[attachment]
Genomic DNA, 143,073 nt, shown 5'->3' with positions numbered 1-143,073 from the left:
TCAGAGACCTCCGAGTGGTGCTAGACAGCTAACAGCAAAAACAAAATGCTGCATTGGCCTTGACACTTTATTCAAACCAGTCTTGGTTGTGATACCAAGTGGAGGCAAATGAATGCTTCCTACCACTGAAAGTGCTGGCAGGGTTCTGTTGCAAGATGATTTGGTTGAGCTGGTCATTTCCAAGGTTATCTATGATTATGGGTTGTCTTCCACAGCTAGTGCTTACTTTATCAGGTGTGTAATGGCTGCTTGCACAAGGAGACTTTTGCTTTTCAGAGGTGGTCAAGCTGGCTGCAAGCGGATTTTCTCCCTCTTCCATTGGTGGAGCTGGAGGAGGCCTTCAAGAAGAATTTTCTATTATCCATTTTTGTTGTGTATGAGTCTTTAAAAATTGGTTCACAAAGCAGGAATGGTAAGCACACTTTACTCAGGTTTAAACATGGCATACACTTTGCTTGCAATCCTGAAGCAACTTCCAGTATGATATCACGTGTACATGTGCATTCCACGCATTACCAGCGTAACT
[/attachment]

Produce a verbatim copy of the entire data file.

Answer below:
Genomic DNA, 143,073 nt, shown 5'->3' with positions numbered 1-143,073 from the left:
TCAGAGACCTCCGAGTGGTGCTAGACAGCTAACAGCAAAAACAAAATGCTGCATTGGCCTTGACACTTTATTCAAACCAGTCTTGGTTGTGATACCAAGTGGAGGCAAATGAATGCTTCCTACCACTGAAAGTGCTGGCAGGGTTCTGTTGCAAGATGATTTGGTTGAGCTGGTCATTTCCAAGGTTATCTATGATTATGGGTTGTCTTCCACAGCTAGTGCTTACTTTATCAGGTGTGTAATGGCTGCTTGCACAAGGAGACTTTTGCTTTTCAGAGGTGGTCAAGCTGGCTGCAAGCGGATTTTCTCCCTCTTCCATTGGTGGAGCTGGAGGAGGCCTTCAAGAAGAATTTTCTATTATCCATTTTTGTTGTGTATGAGTCTTTAAAAATTGGTTCACAAAGCAGGAATGGTAAGCACACTTTACTCAGGTTTAAACATGGCATACACTTTGCTTGCAATCCTGAAGCAACTTCCAGTATGATATCACGTGTACATGTGCATTCCACGCATTACCAGCGTAACT